Forty-two percent of Austrians believe that “not everything was bad under Hitler,” according to a poll conducted by the Viennese newspaper Der Standard.

That’s very telling, especially this week when Austria marks the 75th anniversary of the Anschluss – its merger with Nazi Germany.

In the postwar years, Vienna sought to shirk all responsibility for the Holocaust by pretending that it was merely another conquered and victimized European country, whose citizenry was forced against its will to endure German occupation. But not all truth can be conveniently rewritten.

The indisputable fact is that the homeland of both Adolf Hitler and Adolf Eichmann enthusiastically cheered what was later expediently portrayed as a hostile takeover. Hitler’s so-called annexation was cause for rapturous celebration and no one – not even the Germans – matched the Austrian alacrity to rob the Jews, persecute them, humiliate and brutalize them. In many ways Berlin learned pernicious lessons from Vienna.

Given all that, the anniversary-eve poll exposes an old mindset that, much as it was once assiduously denied, appears to survive vibrantly among significant portions of the population.

Besides nostalgia for the Hitler era, other findings attest to lack of contrition. Thus 54% of respondents thought that neo-Nazi groups might succeed in Austrian elections, if they were been barred by law from running. In other words, over half the Austrians believe it probable that Nazis could today be elected if only allowed to campaign.

As far as 61% were concerned, Austria had already adequately dealt with its Nazi record. Presumably Austrians can put it all behind them and quite well out of mind.

But perhaps most disturbing was the finding that 61% of Austrian adults want to see their government headed by a “strong man.” This relates not to perceptions of the past but to the here and now.

This is scary because it pertains to more than Austria, which anyhow is not anywhere near the power it was a hundred years ago. But Austria is still quintessential Europe and its moods reflect sentiments elsewhere on the continent, both east and west.

Austrian public opinion, which on par with other European countries has never spared Israel its stinging disapproval of our self-defense or national revival, can be regarded as a touchstone. It indicates just how fragile European democracy is, despite copious political correctness and seductive lip service to human rights.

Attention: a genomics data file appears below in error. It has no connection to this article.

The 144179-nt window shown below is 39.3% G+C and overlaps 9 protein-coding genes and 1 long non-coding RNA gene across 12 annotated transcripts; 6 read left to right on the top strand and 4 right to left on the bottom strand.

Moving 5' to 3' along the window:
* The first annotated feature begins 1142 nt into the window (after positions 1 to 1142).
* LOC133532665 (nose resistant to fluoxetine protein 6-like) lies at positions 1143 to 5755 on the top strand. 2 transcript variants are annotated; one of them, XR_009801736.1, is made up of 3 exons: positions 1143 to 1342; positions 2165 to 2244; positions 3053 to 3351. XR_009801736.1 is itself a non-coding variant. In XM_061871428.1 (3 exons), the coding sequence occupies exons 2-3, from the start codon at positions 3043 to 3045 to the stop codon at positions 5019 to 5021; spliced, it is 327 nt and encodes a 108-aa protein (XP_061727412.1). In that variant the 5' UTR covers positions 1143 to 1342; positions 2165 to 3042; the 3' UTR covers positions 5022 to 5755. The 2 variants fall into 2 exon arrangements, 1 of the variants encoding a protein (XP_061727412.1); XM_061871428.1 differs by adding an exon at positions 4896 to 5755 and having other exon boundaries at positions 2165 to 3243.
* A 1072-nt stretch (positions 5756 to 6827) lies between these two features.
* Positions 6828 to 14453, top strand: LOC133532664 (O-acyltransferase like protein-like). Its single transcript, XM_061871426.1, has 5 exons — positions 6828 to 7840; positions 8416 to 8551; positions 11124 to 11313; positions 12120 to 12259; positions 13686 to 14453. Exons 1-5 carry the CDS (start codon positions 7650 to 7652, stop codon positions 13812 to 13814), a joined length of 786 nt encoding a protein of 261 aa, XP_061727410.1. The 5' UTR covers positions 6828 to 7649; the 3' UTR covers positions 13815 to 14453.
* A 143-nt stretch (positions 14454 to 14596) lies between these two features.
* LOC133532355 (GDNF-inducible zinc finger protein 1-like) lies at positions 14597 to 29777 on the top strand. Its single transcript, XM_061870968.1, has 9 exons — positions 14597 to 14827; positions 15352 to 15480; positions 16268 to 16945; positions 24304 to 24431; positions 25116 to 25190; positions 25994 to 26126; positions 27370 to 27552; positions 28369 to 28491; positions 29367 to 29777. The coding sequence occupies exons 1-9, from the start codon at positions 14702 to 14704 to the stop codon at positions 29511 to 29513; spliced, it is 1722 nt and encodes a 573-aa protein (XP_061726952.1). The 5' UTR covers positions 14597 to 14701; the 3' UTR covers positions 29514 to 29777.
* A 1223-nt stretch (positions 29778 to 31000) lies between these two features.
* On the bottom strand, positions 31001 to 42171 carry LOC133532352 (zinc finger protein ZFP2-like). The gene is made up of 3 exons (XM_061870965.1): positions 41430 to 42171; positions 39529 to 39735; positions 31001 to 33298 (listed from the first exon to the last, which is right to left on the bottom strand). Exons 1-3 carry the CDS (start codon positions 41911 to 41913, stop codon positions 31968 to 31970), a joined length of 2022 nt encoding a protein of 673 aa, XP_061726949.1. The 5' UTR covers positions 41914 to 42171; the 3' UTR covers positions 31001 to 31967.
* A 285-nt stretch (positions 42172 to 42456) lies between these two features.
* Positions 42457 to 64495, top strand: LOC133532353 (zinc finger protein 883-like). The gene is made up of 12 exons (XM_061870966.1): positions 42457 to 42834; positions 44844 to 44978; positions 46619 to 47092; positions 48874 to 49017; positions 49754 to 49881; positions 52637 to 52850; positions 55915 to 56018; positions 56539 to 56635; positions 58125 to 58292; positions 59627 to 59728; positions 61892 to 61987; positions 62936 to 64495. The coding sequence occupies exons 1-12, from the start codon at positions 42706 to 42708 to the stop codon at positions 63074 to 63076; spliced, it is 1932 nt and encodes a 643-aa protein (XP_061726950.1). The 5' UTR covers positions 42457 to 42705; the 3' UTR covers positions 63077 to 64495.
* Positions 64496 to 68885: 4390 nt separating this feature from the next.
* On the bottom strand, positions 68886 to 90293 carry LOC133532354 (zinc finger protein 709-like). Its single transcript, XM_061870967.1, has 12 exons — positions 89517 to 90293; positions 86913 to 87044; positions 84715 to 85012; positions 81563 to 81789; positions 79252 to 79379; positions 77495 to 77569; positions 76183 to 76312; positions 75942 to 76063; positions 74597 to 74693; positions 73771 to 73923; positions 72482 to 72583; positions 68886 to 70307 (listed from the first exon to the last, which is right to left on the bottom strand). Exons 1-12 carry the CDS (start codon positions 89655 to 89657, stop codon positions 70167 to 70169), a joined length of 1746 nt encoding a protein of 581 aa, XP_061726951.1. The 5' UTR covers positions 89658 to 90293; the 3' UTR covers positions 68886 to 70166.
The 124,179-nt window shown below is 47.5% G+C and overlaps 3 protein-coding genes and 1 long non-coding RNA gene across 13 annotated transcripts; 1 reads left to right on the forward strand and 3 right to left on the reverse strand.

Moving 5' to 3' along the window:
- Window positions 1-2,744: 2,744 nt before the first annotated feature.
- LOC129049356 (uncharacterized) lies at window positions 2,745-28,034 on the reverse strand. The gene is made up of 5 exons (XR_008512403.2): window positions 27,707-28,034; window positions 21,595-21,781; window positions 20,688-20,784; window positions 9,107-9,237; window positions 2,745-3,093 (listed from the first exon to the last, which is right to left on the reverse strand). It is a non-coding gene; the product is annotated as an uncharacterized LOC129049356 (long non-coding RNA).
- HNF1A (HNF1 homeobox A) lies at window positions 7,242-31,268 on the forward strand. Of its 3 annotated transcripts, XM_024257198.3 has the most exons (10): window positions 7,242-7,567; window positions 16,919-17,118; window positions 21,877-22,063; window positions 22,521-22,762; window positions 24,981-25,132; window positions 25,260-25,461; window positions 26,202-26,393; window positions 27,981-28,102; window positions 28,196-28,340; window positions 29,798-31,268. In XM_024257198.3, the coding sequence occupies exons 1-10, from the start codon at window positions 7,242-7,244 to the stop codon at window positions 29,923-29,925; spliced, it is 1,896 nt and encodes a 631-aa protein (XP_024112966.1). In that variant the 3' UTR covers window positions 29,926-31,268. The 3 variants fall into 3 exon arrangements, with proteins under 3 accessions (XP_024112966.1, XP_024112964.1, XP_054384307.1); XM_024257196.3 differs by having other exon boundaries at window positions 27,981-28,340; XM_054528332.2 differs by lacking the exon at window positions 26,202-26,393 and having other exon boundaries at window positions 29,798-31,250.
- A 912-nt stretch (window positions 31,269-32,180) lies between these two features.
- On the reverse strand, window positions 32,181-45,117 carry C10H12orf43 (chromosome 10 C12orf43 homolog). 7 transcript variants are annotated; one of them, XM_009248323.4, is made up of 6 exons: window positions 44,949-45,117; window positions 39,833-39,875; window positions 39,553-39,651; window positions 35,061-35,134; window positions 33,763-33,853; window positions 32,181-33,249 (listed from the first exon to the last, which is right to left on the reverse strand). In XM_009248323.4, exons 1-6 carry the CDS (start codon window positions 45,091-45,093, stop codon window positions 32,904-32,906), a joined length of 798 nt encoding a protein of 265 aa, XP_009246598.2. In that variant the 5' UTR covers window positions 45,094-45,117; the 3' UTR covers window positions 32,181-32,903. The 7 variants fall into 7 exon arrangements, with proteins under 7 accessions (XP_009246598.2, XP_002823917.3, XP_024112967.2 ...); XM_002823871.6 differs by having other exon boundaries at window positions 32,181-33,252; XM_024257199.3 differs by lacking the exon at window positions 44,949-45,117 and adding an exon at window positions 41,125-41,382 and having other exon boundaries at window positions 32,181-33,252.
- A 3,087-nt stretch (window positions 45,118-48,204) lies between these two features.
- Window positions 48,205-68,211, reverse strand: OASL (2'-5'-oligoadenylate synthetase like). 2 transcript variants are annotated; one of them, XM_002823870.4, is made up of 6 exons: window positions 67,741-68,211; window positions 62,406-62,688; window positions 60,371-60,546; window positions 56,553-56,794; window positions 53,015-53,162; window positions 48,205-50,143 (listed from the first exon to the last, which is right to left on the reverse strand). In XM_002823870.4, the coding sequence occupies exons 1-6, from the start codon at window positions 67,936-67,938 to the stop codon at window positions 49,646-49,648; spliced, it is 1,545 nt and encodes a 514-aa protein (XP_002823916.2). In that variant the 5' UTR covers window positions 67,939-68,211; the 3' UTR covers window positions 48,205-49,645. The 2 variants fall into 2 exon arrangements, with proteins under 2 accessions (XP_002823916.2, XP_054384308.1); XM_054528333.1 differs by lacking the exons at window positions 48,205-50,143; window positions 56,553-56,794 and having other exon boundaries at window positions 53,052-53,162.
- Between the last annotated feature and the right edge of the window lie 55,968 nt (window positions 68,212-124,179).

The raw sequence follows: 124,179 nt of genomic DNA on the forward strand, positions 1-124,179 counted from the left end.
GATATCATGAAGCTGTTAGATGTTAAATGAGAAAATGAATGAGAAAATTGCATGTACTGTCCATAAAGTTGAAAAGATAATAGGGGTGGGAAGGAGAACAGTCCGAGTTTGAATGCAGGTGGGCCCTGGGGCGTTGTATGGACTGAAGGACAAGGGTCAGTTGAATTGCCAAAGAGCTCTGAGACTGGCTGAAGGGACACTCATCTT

Beneath the ostensibly civil and progressive surface, other passions seethe. Foremost, the yearning for a “strong man” at the helm is not a throwback peculiarity exclusive to Third World states. In many democracies, despite all their undoubted advantages, there lurks a wish that an omniscient and dominant leader would take things decisively in hand.

This predisposition becomes all the more dangerous in times of economic crisis, as the German-Austrian experience taught us all too traumatically. There is no denying that the world is again in the grips of recession and unpredictability that can unleash the worst in apparently cultured nations.

True, historical analogies are never absolute. There are no lines in front of soup kitchens and no runaway inflation of the sort that provided such propaganda fodder for Hitler and assorted European fascists.

The world has changed a great deal since the 1930s.

For one thing, Europe has lost its clout and is not threatened by homegrown tyrants who wait in the offing for their opportunity. But there is too much socio-political alienation and superficiality to afford us smug comfort.

Demagogues and hate-mongers are getting elected to European parliaments. Even if they do not threaten the status quo, they indicate deep disaffection.

Anti-Semitism among Europeans – to say nothing of Muslim immigrants – is on the rise as never before in the postwar era. Even if today’s Judeophobia seems subtler, it is no longer concealed. It is furthermore especially treacherous, given its persistent duplicitous pretexts of opposition to Zionism (the Jews’ national liberation movement) or to the policies of Israel (the Jewish state).

Three-quarters of a century after the Anschluss, too much of its noxious legacy lingers.

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